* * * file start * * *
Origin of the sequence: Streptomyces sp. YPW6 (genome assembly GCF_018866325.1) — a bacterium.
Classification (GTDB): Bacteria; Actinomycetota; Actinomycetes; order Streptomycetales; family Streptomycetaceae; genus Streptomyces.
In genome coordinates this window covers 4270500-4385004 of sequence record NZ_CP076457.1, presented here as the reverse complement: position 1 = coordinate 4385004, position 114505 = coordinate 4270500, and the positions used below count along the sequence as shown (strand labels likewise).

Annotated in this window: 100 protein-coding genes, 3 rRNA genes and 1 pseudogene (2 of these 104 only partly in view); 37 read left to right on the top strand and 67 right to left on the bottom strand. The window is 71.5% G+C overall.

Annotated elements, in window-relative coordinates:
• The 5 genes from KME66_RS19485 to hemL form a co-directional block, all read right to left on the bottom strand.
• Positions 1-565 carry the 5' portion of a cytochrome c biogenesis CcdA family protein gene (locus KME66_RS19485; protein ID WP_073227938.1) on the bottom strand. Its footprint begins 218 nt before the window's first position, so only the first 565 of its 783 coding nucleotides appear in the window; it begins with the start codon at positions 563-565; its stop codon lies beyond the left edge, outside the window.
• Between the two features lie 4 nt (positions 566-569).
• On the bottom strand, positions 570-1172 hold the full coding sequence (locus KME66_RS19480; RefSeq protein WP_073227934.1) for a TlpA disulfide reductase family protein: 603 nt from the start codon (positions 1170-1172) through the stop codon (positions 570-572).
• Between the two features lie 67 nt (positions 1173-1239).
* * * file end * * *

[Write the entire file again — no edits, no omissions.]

Origin of the sequence: Streptomyces sp. YPW6 (genome assembly GCF_018866325.1) — a bacterium.
Classification (GTDB): Bacteria; Actinomycetota; Actinomycetes; order Streptomycetales; family Streptomycetaceae; genus Streptomyces.
In genome coordinates this window covers 4270500-4385004 of sequence record NZ_CP076457.1, presented here as the reverse complement: position 1 = coordinate 4385004, position 114505 = coordinate 4270500, and the positions used below count along the sequence as shown (strand labels likewise).

Annotated in this window: 100 protein-coding genes, 3 rRNA genes and 1 pseudogene (2 of these 104 only partly in view); 37 read left to right on the top strand and 67 right to left on the bottom strand. The window is 71.5% G+C overall.

Annotated elements, in window-relative coordinates:
• The 5 genes from KME66_RS19485 to hemL form a co-directional block, all read right to left on the bottom strand.
• Positions 1-565 carry the 5' portion of a cytochrome c biogenesis CcdA family protein gene (locus KME66_RS19485; protein ID WP_073227938.1) on the bottom strand. Its footprint begins 218 nt before the window's first position, so only the first 565 of its 783 coding nucleotides appear in the window; it begins with the start codon at positions 563-565; its stop codon lies beyond the left edge, outside the window.
• Between the two features lie 4 nt (positions 566-569).
• On the bottom strand, positions 570-1172 hold the full coding sequence (locus KME66_RS19480; RefSeq protein WP_073227934.1) for a TlpA disulfide reductase family protein: 603 nt from the start codon (positions 1170-1172) through the stop codon (positions 570-572).
• Between the two features lie 67 nt (positions 1173-1239).